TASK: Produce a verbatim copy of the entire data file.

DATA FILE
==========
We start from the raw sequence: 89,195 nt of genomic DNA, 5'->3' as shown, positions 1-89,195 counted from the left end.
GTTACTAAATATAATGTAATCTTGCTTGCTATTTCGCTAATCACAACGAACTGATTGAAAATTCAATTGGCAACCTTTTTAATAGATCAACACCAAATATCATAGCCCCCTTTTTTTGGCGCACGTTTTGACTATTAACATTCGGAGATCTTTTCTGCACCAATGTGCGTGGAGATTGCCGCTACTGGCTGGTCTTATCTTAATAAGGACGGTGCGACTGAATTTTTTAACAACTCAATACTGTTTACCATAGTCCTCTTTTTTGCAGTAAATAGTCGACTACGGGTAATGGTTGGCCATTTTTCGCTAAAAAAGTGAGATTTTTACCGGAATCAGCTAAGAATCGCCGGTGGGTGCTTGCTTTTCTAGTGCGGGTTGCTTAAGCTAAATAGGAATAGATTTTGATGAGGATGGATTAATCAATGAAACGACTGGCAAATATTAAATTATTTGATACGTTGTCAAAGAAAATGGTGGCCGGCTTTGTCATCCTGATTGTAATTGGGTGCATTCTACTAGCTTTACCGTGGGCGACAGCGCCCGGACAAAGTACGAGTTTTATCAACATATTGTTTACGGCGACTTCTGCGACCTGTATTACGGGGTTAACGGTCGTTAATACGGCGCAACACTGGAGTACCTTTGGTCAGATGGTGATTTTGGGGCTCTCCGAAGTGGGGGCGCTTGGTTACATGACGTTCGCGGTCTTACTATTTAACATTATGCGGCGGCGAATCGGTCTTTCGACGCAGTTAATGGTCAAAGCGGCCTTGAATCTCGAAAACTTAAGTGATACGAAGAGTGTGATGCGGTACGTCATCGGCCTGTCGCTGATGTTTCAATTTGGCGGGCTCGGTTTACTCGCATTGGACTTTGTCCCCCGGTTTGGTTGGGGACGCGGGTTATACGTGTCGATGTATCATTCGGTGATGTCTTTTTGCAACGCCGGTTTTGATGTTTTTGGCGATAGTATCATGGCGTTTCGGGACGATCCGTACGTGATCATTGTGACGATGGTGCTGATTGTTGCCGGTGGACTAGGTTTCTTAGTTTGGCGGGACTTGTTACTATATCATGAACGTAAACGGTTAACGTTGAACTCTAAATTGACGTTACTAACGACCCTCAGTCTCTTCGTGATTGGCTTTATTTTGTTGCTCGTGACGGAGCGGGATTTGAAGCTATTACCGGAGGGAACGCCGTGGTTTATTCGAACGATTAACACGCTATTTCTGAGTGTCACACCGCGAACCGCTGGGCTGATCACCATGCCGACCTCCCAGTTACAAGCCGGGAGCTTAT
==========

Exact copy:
We start from the raw sequence: 89,195 nt of genomic DNA, 5'->3' as shown, positions 1-89,195 counted from the left end.
GTTACTAAATATAATGTAATCTTGCTTGCTATTTCGCTAATCACAACGAACTGATTGAAAATTCAATTGGCAACCTTTTTAATAGATCAACACCAAATATCATAGCCCCCTTTTTTTGGCGCACGTTTTGACTATTAACATTCGGAGATCTTTTCTGCACCAATGTGCGTGGAGATTGCCGCTACTGGCTGGTCTTATCTTAATAAGGACGGTGCGACTGAATTTTTTAACAACTCAATACTGTTTACCATAGTCCTCTTTTTTGCAGTAAATAGTCGACTACGGGTAATGGTTGGCCATTTTTCGCTAAAAAAGTGAGATTTTTACCGGAATCAGCTAAGAATCGCCGGTGGGTGCTTGCTTTTCTAGTGCGGGTTGCTTAAGCTAAATAGGAATAGATTTTGATGAGGATGGATTAATCAATGAAACGACTGGCAAATATTAAATTATTTGATACGTTGTCAAAGAAAATGGTGGCCGGCTTTGTCATCCTGATTGTAATTGGGTGCATTCTACTAGCTTTACCGTGGGCGACAGCGCCCGGACAAAGTACGAGTTTTATCAACATATTGTTTACGGCGACTTCTGCGACCTGTATTACGGGGTTAACGGTCGTTAATACGGCGCAACACTGGAGTACCTTTGGTCAGATGGTGATTTTGGGGCTCTCCGAAGTGGGGGCGCTTGGTTACATGACGTTCGCGGTCTTACTATTTAACATTATGCGGCGGCGAATCGGTCTTTCGACGCAGTTAATGGTCAAAGCGGCCTTGAATCTCGAAAACTTAAGTGATACGAAGAGTGTGATGCGGTACGTCATCGGCCTGTCGCTGATGTTTCAATTTGGCGGGCTCGGTTTACTCGCATTGGACTTTGTCCCCCGGTTTGGTTGGGGACGCGGGTTATACGTGTCGATGTATCATTCGGTGATGTCTTTTTGCAACGCCGGTTTTGATGTTTTTGGCGATAGTATCATGGCGTTTCGGGACGATCCGTACGTGATCATTGTGACGATGGTGCTGATTGTTGCCGGTGGACTAGGTTTCTTAGTTTGGCGGGACTTGTTACTATATCATGAACGTAAACGGTTAACGTTGAACTCTAAATTGACGTTACTAACGACCCTCAGTCTCTTCGTGATTGGCTTTATTTTGTTGCTCGTGACGGAGCGGGATTTGAAGCTATTACCGGAGGGAACGCCGTGGTTTATTCGAACGATTAACACGCTATTTCTGAGTGTCACACCGCGAACCGCTGGGCTGATCACCATGCCGACCTCCCAGTTACAAGCCGGGAGCTTAT